Last update of this table

14/04/2020
URL https://www.ohdsi.org/analytic-tools/athena-standardized-vocabularies/

http://athena.ohdsi.org/

Latest version of service / data / code (where applicable) Content: last update 12 Apr 2020 11:39

Code: Maven POV version (from GitHub): 1.10.0

https://github.com/OHDSI/Athena

Latest commit on GitHub: September 2019

Host organisation Observational Health Data Sciences and Informatics (OHDSI) initiative
Public / private Public
Licence Not explicitly specified
Domain Useful to browse the set of Standardized Vocabularies which are part of the OMOP Common Data Model (CDM), version 5.x. They are maintained by the Observational Health Data Science and Informatics (OHDSI, pronounced “Odyssey”) initiative
Set of ontologies covered Standardized Vocabularies which are part of the OMOP Common Data Model (CDM), version 5.x. It integrates several source vocabularies including UMLS, SNOMED, RxNorm, NDFRT, VA Product, VA Class, ATC, MeSH, ICD10, GCN_SEQNO, ETC, Indication, ICD9CM, ICD9Proc, ICD10CM, LOiNC, etc.
Onto. formats supported Not a specific format, a collection of ontology concepts / classes assigned to a specific domain and imported from a specific source vocabulary
Onto. importing capabilities Tailored to browse the Standardized Vocabularies which are part of the OMOP Common Data Model (CDM)
Onto. browsing capabilities Table based views are available to browse all the concepts belonging to a specific source vocabulary
Onto. search capabilities Search by term to gather all the source vocabularies where the term is found. It is possible to restrict search results by domain, class and source vocabulary
Onto. recommendation capabilities None
Onto. update capabilities Each time a new version of the Standardized Vocabularies which are part of the OMOP Common Data Model (CDM) is available an updated the core set of concept is available
Onto. versioning capabilities The latest version of the Standardized Vocabulary is V5.0
Description of Web-based access to service Athena is a Web interface available to browse concepts of the Standardized Vocabulary (V5.0). Both search results and the whole dataset can be downloaded after registration
Description of API No API available
Developer resources None
Local deploy of service In principle, local deploy of services is possible, even if not extensively documented. Source code on GitHub account https://github.com/OHDSI/Athena
Source code reference https://github.com/OHDSI/Athena
Quantification of community of users GitHub: 29 stars and 6 forks

Twitter: 1.284 followers of the Observational Health Data Sciences and Informatics (OHDSI) account

Ontobee and the OBO Foundry

Name OBO Foundry

Last update of this table

14/04/2020
URL http://www.ontobee.org/ (http://obofoundry.org/)
Latest version of service / data / code (where applicable) Content (OBO Foundry): last update April 2020

Code (Ontobee): https://github.com/OntoZoo/ontobee

Latest commit on GitHub: August 2018

Host Organisation He Group, University of Michigan Medical School, Ann Arbor, MI, USA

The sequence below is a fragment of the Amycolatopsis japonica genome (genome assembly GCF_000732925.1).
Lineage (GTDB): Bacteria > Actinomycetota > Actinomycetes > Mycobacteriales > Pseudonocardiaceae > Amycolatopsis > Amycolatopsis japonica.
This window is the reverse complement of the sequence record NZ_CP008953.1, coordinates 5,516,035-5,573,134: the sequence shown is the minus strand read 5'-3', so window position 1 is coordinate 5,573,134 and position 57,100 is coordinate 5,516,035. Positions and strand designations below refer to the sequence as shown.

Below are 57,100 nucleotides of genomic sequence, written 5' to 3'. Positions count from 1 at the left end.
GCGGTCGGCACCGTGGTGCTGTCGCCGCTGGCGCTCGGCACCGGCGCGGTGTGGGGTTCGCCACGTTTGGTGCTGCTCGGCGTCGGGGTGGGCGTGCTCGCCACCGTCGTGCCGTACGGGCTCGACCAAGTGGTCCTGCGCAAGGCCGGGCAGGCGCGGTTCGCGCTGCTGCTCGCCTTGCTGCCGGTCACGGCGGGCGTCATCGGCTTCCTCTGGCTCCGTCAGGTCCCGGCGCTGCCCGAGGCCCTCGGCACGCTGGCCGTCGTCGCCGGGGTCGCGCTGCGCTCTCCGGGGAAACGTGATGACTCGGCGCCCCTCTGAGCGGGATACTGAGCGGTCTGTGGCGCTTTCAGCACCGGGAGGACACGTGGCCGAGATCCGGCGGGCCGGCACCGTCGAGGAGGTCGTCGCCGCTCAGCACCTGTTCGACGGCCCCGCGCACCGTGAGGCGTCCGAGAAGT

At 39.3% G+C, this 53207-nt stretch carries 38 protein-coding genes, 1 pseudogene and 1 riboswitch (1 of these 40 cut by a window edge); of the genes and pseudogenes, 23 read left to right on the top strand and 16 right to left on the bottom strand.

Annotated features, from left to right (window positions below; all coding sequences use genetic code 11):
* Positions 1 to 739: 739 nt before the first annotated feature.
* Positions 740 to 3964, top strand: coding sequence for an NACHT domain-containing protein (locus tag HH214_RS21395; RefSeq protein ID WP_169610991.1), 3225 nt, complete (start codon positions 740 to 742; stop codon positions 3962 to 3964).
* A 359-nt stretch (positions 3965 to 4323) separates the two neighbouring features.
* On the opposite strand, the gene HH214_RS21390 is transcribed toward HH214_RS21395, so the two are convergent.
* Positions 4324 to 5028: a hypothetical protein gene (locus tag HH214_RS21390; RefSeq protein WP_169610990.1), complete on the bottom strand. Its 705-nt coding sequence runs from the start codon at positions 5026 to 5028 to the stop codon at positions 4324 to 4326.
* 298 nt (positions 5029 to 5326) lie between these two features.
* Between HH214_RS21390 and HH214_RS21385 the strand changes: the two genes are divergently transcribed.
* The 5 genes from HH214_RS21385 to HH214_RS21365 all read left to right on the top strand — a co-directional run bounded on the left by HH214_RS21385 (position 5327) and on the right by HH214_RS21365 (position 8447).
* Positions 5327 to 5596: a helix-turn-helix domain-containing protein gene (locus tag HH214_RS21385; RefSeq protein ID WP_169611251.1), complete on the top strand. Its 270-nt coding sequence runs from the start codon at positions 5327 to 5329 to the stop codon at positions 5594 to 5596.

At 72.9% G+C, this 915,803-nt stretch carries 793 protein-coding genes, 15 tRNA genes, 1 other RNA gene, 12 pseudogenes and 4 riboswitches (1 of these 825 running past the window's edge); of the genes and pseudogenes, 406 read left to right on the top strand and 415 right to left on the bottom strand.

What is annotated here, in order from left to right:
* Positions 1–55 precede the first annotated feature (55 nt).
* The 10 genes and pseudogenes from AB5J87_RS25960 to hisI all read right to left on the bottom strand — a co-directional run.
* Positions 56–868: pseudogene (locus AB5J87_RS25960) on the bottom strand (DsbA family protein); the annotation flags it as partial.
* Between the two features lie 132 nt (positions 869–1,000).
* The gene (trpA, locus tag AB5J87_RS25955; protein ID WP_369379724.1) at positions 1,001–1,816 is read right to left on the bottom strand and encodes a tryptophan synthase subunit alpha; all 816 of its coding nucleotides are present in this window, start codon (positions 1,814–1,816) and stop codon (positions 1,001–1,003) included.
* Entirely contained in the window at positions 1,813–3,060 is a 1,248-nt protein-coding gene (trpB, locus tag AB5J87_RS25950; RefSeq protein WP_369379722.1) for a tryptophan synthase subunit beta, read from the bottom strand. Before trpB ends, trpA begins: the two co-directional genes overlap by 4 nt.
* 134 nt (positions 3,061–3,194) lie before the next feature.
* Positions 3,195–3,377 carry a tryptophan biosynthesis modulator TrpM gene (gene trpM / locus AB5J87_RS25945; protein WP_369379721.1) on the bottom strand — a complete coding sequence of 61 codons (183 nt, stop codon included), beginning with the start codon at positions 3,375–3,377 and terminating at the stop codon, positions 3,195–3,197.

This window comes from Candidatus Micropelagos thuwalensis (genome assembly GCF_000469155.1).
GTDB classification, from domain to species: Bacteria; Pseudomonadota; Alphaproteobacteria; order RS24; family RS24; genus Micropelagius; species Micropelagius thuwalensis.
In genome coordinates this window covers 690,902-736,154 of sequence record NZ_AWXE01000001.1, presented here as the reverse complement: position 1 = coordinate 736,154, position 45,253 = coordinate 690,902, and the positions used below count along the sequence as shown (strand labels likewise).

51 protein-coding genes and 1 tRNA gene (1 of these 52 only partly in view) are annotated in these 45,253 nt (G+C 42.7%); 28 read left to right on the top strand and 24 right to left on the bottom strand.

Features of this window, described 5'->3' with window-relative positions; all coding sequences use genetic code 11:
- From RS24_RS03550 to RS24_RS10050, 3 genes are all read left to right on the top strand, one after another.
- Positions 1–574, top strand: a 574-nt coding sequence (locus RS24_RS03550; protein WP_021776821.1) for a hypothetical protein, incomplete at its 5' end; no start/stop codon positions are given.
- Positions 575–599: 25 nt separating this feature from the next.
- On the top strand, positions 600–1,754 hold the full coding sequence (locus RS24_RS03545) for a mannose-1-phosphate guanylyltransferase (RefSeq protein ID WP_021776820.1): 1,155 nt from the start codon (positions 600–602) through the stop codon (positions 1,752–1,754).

Public / private Public
Licence Apache 2.0
Domain Ontobee has been used as the default ontology Linked Data server for most Open Biological and Biomedical Ontology (OBO) Foundry library ontologies. The OBO Foundry is a collective of ontology developers that are committed to collaboration and adherence to shared principles
Set of ontologies covered 164 active ontologies, 5 orphaned ontologies and 57 inactive ontologies (in OBO Foundry)
Onto. formats supported OWL and OBO
Onto. importing capabilities Ontobee can import both OWL and OBO ontologies. New ontologies can be proposed tired to the set of OBO Foundry ontologies; a committee will review the ontology to check if it adheres to all the OBO Foundry principles
Onto. browsing capabilities The OBO Foundry portal provides a set of metadata describing each ontology together with the possibility to download the same ontology in several formats. To browse ontologies, the OBO Foundry portal points to the ontology browsing pages of other Web platforms including Ontobee, BioPortal and the Ontology Lookup Service.
Onto. search capabilities The OBO Foundry portal exploits Ontobee to provide users with ontology search capabilities.Ontobee enables users to search ontology concepts by term, eventually restricting the search to a specific ontology
Onto. recommendation capabilities None
Onto. update capabilities An established PURL system to publish new versions / updates of an ontology is defined; new versions of an ontologies should be accessible at PURLs with the following format: http://purl.obolibrary.org/obo/idspace/YYYY-MM-DD/idspace.owl or .obo, for instance: https://raw.githubusercontent.com/BiodiversityOntologies/bco/2020-03-27/bco.owl
Onto. versioning capabilities The OBO principles, implemented by the ontologies available in OBO Foundry, enforces a system of versioning systems, with each ontology version receiving an unique identifier (by means of numbers, dates, tags)
Description of Web-based access to service Ontobee provides a web interface that supports, besides searching for ontology concepts, the execution of SPARQL queries and the annotation of text excerpts
Description of API No specific REST API is provided; users can retrieve both HTML and RDF descriptions of concepts that belongs to Ontobee ontologies, in adherence to the principles of Linked Data community
Developer resources None
Local deploy of service In principle, local deploy of services is possible, even if not extensively documented. Source code on GiHub account https://github.com/OntoZoo/ontobee
Source code reference https://github.com/OntoZoo/ontobee
Quantification of community of users GitHub: 12 stars and 4 forks

Twitter OBOFoundry account: 220 followers


Authors:

Name Affiliation orcid CrediT role
Francesco Ronzano UPF Writing - Original Draft
Ashni Sedani GSK Writing - Original Draft
Kurt Dauth Boehringer Ingelheim Writing - Original Draft
Philippe Rocca-Serra University of Oxford, Data Readiness Group 0000-0001-9853-5668 Reviewer

License: